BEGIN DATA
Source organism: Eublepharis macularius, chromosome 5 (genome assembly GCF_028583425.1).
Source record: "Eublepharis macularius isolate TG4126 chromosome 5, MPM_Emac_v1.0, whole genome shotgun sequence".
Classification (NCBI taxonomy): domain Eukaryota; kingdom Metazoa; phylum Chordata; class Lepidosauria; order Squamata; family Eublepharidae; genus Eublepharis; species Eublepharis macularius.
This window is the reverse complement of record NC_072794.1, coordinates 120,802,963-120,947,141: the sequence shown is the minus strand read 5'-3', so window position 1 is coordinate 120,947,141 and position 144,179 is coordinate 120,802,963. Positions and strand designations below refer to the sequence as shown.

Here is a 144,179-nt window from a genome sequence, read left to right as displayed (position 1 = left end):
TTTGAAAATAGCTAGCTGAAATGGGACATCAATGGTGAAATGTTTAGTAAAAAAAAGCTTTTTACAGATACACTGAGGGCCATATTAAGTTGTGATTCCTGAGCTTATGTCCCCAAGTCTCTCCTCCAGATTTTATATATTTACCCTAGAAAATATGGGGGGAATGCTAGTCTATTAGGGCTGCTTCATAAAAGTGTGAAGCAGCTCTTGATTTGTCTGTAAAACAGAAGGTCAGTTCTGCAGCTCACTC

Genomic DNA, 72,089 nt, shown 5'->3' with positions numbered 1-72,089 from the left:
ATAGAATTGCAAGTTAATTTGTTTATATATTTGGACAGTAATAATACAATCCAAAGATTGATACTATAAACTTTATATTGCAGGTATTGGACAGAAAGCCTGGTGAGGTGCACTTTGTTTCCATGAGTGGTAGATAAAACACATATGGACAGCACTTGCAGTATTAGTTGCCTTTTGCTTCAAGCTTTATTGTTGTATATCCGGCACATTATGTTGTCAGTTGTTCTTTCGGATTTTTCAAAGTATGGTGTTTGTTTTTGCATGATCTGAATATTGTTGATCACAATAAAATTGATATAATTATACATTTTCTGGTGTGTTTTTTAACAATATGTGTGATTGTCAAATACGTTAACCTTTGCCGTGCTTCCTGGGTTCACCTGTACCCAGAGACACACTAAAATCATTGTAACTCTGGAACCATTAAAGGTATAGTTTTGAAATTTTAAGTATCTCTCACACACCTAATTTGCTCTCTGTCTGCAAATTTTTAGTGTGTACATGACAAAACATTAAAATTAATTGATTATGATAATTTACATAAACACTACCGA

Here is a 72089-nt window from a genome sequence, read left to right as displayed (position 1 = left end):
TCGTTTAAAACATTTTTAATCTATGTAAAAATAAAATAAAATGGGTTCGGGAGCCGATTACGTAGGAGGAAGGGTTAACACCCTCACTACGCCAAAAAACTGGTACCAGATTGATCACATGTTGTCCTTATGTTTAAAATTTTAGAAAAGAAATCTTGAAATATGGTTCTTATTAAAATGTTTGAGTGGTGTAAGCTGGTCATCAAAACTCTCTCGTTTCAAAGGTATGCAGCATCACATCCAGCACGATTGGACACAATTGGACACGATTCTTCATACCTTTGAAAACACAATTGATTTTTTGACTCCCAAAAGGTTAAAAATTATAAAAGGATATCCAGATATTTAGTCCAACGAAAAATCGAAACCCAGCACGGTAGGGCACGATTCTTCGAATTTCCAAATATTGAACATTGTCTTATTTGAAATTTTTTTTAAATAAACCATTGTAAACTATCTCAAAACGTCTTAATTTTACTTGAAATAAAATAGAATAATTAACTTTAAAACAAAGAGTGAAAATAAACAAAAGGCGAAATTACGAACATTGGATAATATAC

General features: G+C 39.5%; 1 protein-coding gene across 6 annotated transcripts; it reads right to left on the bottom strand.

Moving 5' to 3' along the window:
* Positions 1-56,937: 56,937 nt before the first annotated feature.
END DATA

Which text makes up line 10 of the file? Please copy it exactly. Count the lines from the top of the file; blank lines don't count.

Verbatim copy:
TCGTTTAAAACATTTTTAATCTATGTAAAAATAAAATAAAATGGGTTCGGGAGCCGATTACGTAGGAGGAAGGGTTAACACCCTCACTACGCCAAAAAACTGGTACCAGATTGATCACATGTTGTCCTTATGTTTAAAATTTTAGAAAAGAAATCTTGAAATATGGTTCTTATTAAAATGTTTGAGTGGTGTAAGCTGGTCATCAAAACTCTCTCGTTTCAAAGGTATGCAGCATCACATCCAGCACGATTGGACACAATTGGACACGATTCTTCATACCTTTGAAAACACAATTGATTTTTTGACTCCCAAAAGGTTAAAAATTATAAAAGGATATCCAGATATTTAGTCCAACGAAAAATCGAAACCCAGCACGGTAGGGCACGATTCTTCGAATTTCCAAATATTGAACATTGTCTTATTTGAAATTTTTTTTAAATAAACCATTGTAAACTATCTCAAAACGTCTTAATTTTACTTGAAATAAAATAGAATAATTAACTTTAAAACAAAGAGTGAAAATAAACAAAAGGCGAAATTACGAACATTGGATAATATAC